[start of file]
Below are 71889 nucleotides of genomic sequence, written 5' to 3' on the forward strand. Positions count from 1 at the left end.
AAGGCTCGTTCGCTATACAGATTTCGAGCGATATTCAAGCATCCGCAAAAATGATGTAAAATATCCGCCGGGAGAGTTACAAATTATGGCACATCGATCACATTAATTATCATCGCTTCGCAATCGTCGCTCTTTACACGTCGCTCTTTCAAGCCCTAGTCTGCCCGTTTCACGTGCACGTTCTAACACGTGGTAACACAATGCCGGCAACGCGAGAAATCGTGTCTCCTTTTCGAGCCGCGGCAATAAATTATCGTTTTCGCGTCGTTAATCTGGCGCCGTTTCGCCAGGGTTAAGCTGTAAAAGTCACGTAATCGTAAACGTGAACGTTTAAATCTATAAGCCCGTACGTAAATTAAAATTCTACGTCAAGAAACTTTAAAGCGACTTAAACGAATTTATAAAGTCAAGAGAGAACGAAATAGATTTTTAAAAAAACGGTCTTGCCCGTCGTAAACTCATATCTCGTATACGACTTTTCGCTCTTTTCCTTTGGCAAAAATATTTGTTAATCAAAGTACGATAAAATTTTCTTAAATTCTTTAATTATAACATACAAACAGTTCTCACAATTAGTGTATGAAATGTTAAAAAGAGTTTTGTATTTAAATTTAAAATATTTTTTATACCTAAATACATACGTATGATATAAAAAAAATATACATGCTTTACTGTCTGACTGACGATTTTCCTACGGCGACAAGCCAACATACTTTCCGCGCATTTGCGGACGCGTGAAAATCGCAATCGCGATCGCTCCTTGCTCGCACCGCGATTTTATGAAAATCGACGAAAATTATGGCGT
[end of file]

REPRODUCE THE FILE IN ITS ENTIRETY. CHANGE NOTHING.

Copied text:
Below are 71889 nucleotides of genomic sequence, written 5' to 3' on the forward strand. Positions count from 1 at the left end.
AAGGCTCGTTCGCTATACAGATTTCGAGCGATATTCAAGCATCCGCAAAAATGATGTAAAATATCCGCCGGGAGAGTTACAAATTATGGCACATCGATCACATTAATTATCATCGCTTCGCAATCGTCGCTCTTTACACGTCGCTCTTTCAAGCCCTAGTCTGCCCGTTTCACGTGCACGTTCTAACACGTGGTAACACAATGCCGGCAACGCGAGAAATCGTGTCTCCTTTTCGAGCCGCGGCAATAAATTATCGTTTTCGCGTCGTTAATCTGGCGCCGTTTCGCCAGGGTTAAGCTGTAAAAGTCACGTAATCGTAAACGTGAACGTTTAAATCTATAAGCCCGTACGTAAATTAAAATTCTACGTCAAGAAACTTTAAAGCGACTTAAACGAATTTATAAAGTCAAGAGAGAACGAAATAGATTTTTAAAAAAACGGTCTTGCCCGTCGTAAACTCATATCTCGTATACGACTTTTCGCTCTTTTCCTTTGGCAAAAATATTTGTTAATCAAAGTACGATAAAATTTTCTTAAATTCTTTAATTATAACATACAAACAGTTCTCACAATTAGTGTATGAAATGTTAAAAAGAGTTTTGTATTTAAATTTAAAATATTTTTTATACCTAAATACATACGTATGATATAAAAAAAATATACATGCTTTACTGTCTGACTGACGATTTTCCTACGGCGACAAGCCAACATACTTTCCGCGCATTTGCGGACGCGTGAAAATCGCAATCGCGATCGCTCCTTGCTCGCACCGCGATTTTATGAAAATCGACGAAAATTATGGCGT